...he actually is a little ambivalent because she it was a surprise. She had no idea that that, you know, this was coming. And then she had no concept that he was going to announce that there's staying for the whole summer, which is what he does, and she doesn't even have a bag pack, you know. Um. And so she kind of comes around and they have this grand, glamorous grand opening party where at the hotel where Arthur Miller and Marilyn Mon wrote kind of famously slip into the party with Jackie Kennedy and CZ guest and all the WHO's who of, you know, Uh Hampton Society back then. And that night they go to bed in the hotel burns to the ground. So the story, I would say, on Jan Lane is part who done it right, it's part mystery, because the fire is a mystery. No one has any idea what happened or who did it. But it's really the story of a woman finding her voice at a time when women really didn't have a voice, know, in the fifties, and she embarks on this journey in part by something Marilyn Monroe says to her, where she realizes that, you know, everything she has might on the outside seemed perfect, but inside it's not really what she wants and she embarks on this journey to figure out who she really is and what she really wants. Um and what the novel is really about. I mean, not to me, is what the novel is really about. I'm trying to think. I mean, I love in the beginning, when I first wrote this book, I had a lot more of the love story, when you know, there's a love triangle and she meets kind of this new love interest, and I sort of like was going in that direction a little more. And then I rained it in because I think what this book is really about is a is a woman finding herself, and so the story, as I was building it, it had to really be about her discovering her way versus a man helping her find her way. I didn't want it to go in that direction, so I kind of dialed back a little bit of the the love story and any of the romantic scenes that were in there, and they're still there, but they just they come later. She has to kind of figure herself out first. Well, and not only is a man not helping her find her way, but neither is her family, and I think that's, you know, a really important point, because she sort of comes from this world where that expectation is is everything. Yeah, it's just very rarefied world where she's been given a lot of pressure to get married and go live in the suburbs and have a baby. And you know, her parents are just really traditional parents of the time. That's what was expected. You know, women back then were expected to get a Mrs degree, you went to college to meet a husband and then you became the happy homemaker. And you know she she's feeling that pressure so much from her parents and she wants to do right by them. Um, but but in the end she begins to distance herself not just from their money and this verified world that she's grown up in, but also these stereotypes of who she's expected to be. She you know, she kind of wants to figure out a new path. Um. Yeah, yeah, she was that rare breed at the time who really wanted more than that.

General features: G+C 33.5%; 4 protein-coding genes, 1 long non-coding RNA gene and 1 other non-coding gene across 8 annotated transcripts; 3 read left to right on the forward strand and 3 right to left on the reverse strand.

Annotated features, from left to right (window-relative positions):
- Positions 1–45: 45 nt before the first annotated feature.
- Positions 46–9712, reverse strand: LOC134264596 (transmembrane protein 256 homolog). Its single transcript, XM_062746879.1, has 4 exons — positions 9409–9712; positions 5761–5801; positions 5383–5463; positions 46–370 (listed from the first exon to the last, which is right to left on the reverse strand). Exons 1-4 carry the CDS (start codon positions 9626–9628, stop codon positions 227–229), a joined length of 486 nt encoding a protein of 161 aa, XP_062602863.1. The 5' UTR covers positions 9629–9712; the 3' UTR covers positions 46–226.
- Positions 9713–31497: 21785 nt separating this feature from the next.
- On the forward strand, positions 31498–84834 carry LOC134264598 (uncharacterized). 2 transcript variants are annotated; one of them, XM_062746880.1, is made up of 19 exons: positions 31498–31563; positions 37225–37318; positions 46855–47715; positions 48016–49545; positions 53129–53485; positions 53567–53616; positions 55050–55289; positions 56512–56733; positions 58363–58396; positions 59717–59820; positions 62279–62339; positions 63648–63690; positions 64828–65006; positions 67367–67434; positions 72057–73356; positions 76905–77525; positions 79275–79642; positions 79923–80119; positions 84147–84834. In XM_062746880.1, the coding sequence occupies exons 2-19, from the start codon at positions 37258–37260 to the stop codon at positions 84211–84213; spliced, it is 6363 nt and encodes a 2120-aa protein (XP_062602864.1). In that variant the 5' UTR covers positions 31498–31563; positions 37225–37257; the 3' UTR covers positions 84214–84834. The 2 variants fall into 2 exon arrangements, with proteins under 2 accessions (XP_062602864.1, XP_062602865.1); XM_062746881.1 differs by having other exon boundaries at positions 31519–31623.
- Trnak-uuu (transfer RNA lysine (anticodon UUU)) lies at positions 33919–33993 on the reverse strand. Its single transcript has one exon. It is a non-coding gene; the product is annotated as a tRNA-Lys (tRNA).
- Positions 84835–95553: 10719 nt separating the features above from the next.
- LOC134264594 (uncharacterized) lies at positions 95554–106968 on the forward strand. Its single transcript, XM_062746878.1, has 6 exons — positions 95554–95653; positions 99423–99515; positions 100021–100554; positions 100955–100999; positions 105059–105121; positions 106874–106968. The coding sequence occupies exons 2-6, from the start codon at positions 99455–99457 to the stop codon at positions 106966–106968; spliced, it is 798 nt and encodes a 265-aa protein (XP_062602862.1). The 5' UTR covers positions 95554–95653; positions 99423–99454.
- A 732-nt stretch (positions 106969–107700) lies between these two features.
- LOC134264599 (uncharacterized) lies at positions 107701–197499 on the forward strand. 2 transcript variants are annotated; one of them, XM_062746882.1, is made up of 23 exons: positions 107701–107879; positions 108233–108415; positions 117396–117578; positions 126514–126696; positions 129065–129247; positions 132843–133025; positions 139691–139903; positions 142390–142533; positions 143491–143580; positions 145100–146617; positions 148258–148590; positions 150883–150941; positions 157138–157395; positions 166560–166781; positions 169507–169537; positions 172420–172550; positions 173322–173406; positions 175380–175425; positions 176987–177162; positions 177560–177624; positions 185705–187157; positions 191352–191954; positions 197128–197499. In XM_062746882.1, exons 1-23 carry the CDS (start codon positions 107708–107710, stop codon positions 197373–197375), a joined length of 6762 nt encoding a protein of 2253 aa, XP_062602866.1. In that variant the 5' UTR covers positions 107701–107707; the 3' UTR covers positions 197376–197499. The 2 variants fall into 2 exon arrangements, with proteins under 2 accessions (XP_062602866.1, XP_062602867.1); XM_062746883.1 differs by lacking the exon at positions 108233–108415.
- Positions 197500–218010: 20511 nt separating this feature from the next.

What was given to her. Um. One of the things I love about the book, though, is how you just so vividly, uh, talk about the settings. I like, in my mind there's just this very tiny piece where she leaves the park, Um, the hotel, and she goes over to the Paris cinema and I'm like, I love that and I know that place and then don't know that area. So it takes me right back there and, much like what Christie does, all of the settings are just so Um. They come to life and Um. So talk about how you put that on paper. So I do a lot of research, obviously because I have to. I have to know what the you know, the Hampton's were like and Martha's Vineyard. My first book took place in Martha's Vineyard, what they were like in ninety seven. But I think I'm just an atmospheric writer. That's what I love. I love to transport myself from a New York winter onto this page where I'm suddenly, you know, in Espa drills and drinking a gin and tonic and gossiping with a friend at a really amazing party. Right. So I'm feeling the details, I'm envisioning of where I would want to be and then I'm kind of getting them down. But it doesn't come out right the first time. Right the first time you're sort of sitting there and writing with story, you're just kind of getting the general you're hitting the general touchdownes of what you want to do and it's only through drafting, when we go back and we reread a million times and we're revising, that we add in a lot of those details. So, you know, it might go from she was sipping a cocktail too. She was sipping a pink squirrel, you know, which was a cocktail, a pink cocktail at the time. It might go from she's wearing a bathing suit too. She's wearing a, you know, strack list bathing suit with a stripe but us and gold buttons, you know. So so we go in and we really set the scene that way. But I also think, having so, I purposely chose the summer of nine in the Hampton's because marily Monroe and Arthur Miller were there and because I think in introducing those Um individuals into the story it would immediately bring the reader very deeply into that time period. So not only is buddy holly, you know that will be the day playing as there, you know, walking through the party. But to have Arthur Miller and mailer monroe and Jackie Kennedy, you know, and Jackson Park at this party that you're attending as the reader is immediately going to bring you back in time. Um. And so as as writers we do all sorts of sneaky little things like that. And then the language too, right. I mean it's the cadence and the way they would have said something is so different. They might have called another woman and you know, hey, doll versus, you know, hey man, as it going, there's very specific. So I think as a writer we were always calling you know, we're bringing in all five senses, and then we're bringing in the specific research that we've learned from diving into that time period. That's great now. So it's not just one draft and send it into the publisher wish. You know. I remember so in my years as being a journalist, we drafted constantly. We're always cutting in... thing and I remember thinking God, fiction writers must just sit down and flowers come out of their fingertips, right, because that's how it appears when you read the books. But no, it's just like journalism. I write really messy first draft. I write really messy probably three or five drafts, because I just have to get the story right. I'm not a writer that sits and plots it all out. I know generally, I always know the beginning and I have to say I do always know the end, so I know what I'm writing toward, but in the middle I don't have a bunch of bullet points. So I like to I always say I'm probably the most inefficient writer. I don't know how you are, Christie. I'd be so curious to know, but I really write so much and get it out there and then I go back and I chisel and I rework and I, you know, shape. I'm also the most ineffistient writer. That's where your creativity really kind of comes and bounces and centers on what you need to do. I think it is too like. I agree with that. I think it is like there's something about not knowing where you're going in a story that makes it more creative and then makes there's so many things, and I'm I'm betting you were like this too, but there's so many things that come on the page that I never would have imagined if I had set down an outline in the book and like really stuck to that totally, totally. Actually, I have a scene. So I'm I'm out on the north fork of eastern Long Island right now, which is so the Hampton's or the south fork, and I'm on the north fork and when I was taking my kids to camp, I think I was in revision mode at one point and I was taking my kids to camp through this farm field and this farm field has rose and rose and rows of just, you know, newly planted plants that really just looked like rows of dirt honestly, and in the distance there was a sunflower field and along the road there was this little white shack that really had no windows and it was like peeling paint on the white planking and it was probably a place but the farmers, I think it's still a place, where the farmers going just to like get a little shade and drink some water. And I was driving this open road and there's not another car to be seen and I'm literally getting my kids in ten minutes and I saw my character with her this love interest just a running through the field together. That thing I could like see them going in this like this little cottage and having their first kiss and it was just very romantic, and it was. But it's so weird because I'm like driving down the road to give my kids a camp but that scene is in the book because I was so vivid to me and I could hear what they were saying in that shed to each other. And so yeah, I agree. I think like if you can bullet point it, but then the actual fleshing out and the details and the atmosphere around that you were talking about comes when you're really writing. Right. That's awesome. So a lot of the book is takes place in Hotels, the plaza, the new hotel out on Southampton, but also you mentioned the Waldorf Um. What inspired the storyline and the inclusion of hotels? And so I was released. I love this story. So I was researching a historical element of my first book, Summer Darlings, and what I was trying to find out is, if you were a society woman in the nineteen two traveling to Chicago, What Hotel would you say? I it turns out that it would be the Palmer House hotel... the Chicago loop. Well, as I was reading about it I uncovered this fascinating story. Now I'm in the middle of revising summer darlings. I'm not writing a second novel at this point. I'm just excited to get one out. Um. But this hotel has this really storied past where this wealthy Chicago businessman named Potter Palmer, I always say it's slow because it's a tongue twister, um, had built this hotel, the Palmer House hotel, which was like the Plaza Hotel you know in Chicago. I think it still is, Um and Um. He gifted it to his society wife, Bertha as sorry, beyance Bertha, as an early wedding present and thirteen weeks later the hotel burned to the ground mysteriously and they really struggled with rebuilding it. It wasn't too much then. I mean it's not too much now, but it was a lot then. It was about three million dollars. They had to cobble together to rebuild it and they did. But that little nugget just stayed with me. I thought, God, that would be such a good book, right. I mean we uncover as writers these ideas in such funny places. But I tabled it and I, you know, I was like I'll come back to that at some point, and when I was done with summer darlings and I was ready to write a new book, that's exactly what I did. I pulled that idea out and I thought, how about I transferred this story to a place I know and love, which is, you know, the New York area. So I would have the couple live in New York City and I would have him gift for the hotel out in the Hamptons and then I would have it mysteriously burned down. So that was just the very beginning of the of the story and and then everything else got fleshed out later. The Palmer House is so gorgeous. I've been in it and stayed there, but I'm dying to go now because I, you know, I've been to the plaza and I've been to the WAL DARF in New York, but I haven't actually been been there and I've heard like they have so many cool little details still that they, you know, they brought back from that original hotel. Well, I love so many things about this book, but one of a storylines that I felt was so relatable that you really touched on was Lee's struggle for her identity, where she's, you know, she's been defined by these her parents and her family's expectations for her, and now it seems like she's really set up in this life where she will now be defined by Roland's expectations of her. But she starts to find that she's really not content with that, as you mentioned, and she's, you know, this incredibly talented photographer and meets this woman who sort of inspires her to explore that side of herself a little more. And so one of the things that I really liked about her story is just the exploration of that creativity and coming into her own as an artist. And so I'm wondering if you know, your knowledge of being an artist maybe of a different sort, you know, do infuse any of that knowledge into this part of Lee's story? Absolutely, I feel like for me as a journalist, I was working for so many years writing but it become somewhat promulaic. I could write a journalistic article pretty much in my sleep, and so when I started writing fiction, I just heard... voice for the first time in my life. To be honest with you, I mean I've always heard my inner voice, but as a writer. I hadn't really gotten in touch with that side of myself. And one of the things that Everley or leave, because that's really who she becomes when I think that name kind of encapsulates more of her stronger identity. She goes on this path to, you know, discover this artistic side of herself while she's also trying to figure out if she can be a good wife and mother. And I think for me that's something I've struggled with because I had two kids in my own. I started writing my first book when my youngest was six months old, and it was really hard. I mean, you know, I know, you know, Christie. The kids pull you out of your imagination and a writer is always living in her imagination, and so I can do it, but it's definitely something that I've I've struggled with because every time I kind of go deep, I feel like I'm leaving my family behind a little bit, and then there's a sense of guilt, right because am I am I disappearing too much into this imaginary world, you know? How I have to make sure I come out when they need me and and that jungle is just something that's really hard and so that definitely makes its way into the pages through Everley, because she knows that she wants to get married and she knows that she wants she's not she's a rebel, but she's not the biggest, you know, she's not. She's not trying to protect everything. She still wants to get married and she thinks she still wants kids, but she wants more than that and I think as women, you know, we figure that out really quickly. We're very happy being mothers and wives, but we want more and I wanted to give every permission to have more. I wanted to give myself permission to have more in every other woman reading the book that it's okay, too long for something else and incorporate a creative side into your, you know, identity. And I think when she does so, there's this part in the book where she is sp think, a lot of time with this one artist who's a photographer, and she invites her to come spend some time at this artist colony with her and she's, you know, laying in in bed in this little cottage one morning and she's hearing all the artists talking and and this one artist, starling, who you were referring to this photographer has left her family behind. She has these very unique circumstances where her husband, she had gone to work in newspapers in the nineteen forties when all the men kind of went off to war in World War Two, and then the men came back and women were expected to go back into the into the home, and she wouldn't and her family kind of disowned her for that. Um and I think the reason why sterling and everly get along so well is because this photographer named Starling, who kind of grew a strange from her family, sees her daughter in everly a little bit Um. So she's laying in this she's at this Um, this this art colony, and she hears all these artists and then she thinks to herself, you know what, I'm not that extreme. You know, she kind of had to go there and be live this very extreme existence where all these people were sort of just just doing... and not doing anything else, to realize that, you know, she's not quite that either. She she knew that she was something kind of in between, and I think that's kind of where I found myself. You know, I'm something little in between. I want to be a wife and a mother and I want to be good at that, but I also want to be a writer and be really good at that. So yeah, and I do think that was that's an interesting point and a good distinction that ever really makes is that she's not trying to it's not one of those stories where she's completely rejecting everything she's ever known or ever thought. She just just trying to find something of her own, a little piece of the world, which is interesting. But Yeah, Oh, it's funny. I started writing when I had a brand new baby son too. Um, yeah, he was just like a few days old when I got my first book idea and I was like, I'm crazy, what am I doing? Why would I do this? This is a terrible idea. I've always wanted to be a mom and here I am. But you're right, it's like then all of a sudden you're like, oh wait, but that doesn't mean that I can just, you know, forget everything that I've been doing for my whole life too. So it is interesting what your expectations are and then you know what actually ends up happening in your life and how you actually feel when those things kind of come and happen. But it is hard. I always laugh because I feel like sometimes when, especially when I'm in like a really major writing mode all day, and I'll stop and get in my car to go get well at school and I have to like it takes me a minute. I'm like okay, back in the real world, back in the real world, back in the real world. It's really funny. So that's I think that's a really interesting point that you made, because you do have to like flip that switch a little bit to get yourself back in the real world. I really do. And I also feel like when I'm writing and I'm really in my drafting mode, I have to let other things go in my life, and I don't mean like let lunch go for the kids or not like get a permission slip in on time, but I just have to accept that the laundry might pile up, things are not going to be perfect in the house. Like you just have to let go of that in order to really go there creatively, because I can't do it. All right, we can't. It's it's impossible. Um. But yeah, to your point about going to pick up. Sometimes I feel like I'm cross that when I go pick up my kids at school, just from writing so much. But then when I finished, finish a draft, Um, actually when I finished summer darlings, I remember my husband saying to me, Oh, welcome back to us, and he wasn't being obnoxious, he was being really serious, like he's like wow, you're kind of back, like I can actually talk to you again about something, not that that's not about your characters, because you really do right. He gets so immersed when you're really in it. That's so funny. The two of you are shattering all my illusions. I feel like you just we're supposed to go to cocktail parties and you get ideas and by the end of the weekend your draft is written and off to the publisher. Well, I do that too. I have one coming up this weekend that I'm like I already know, like I don't know what the story is going to be, but there's gonna be one, because there always is. A parting. Good, good, I can't wait. I can't wait. So you spoke about summer darlings. We know that that was set on Martha's vineyard in the sixties...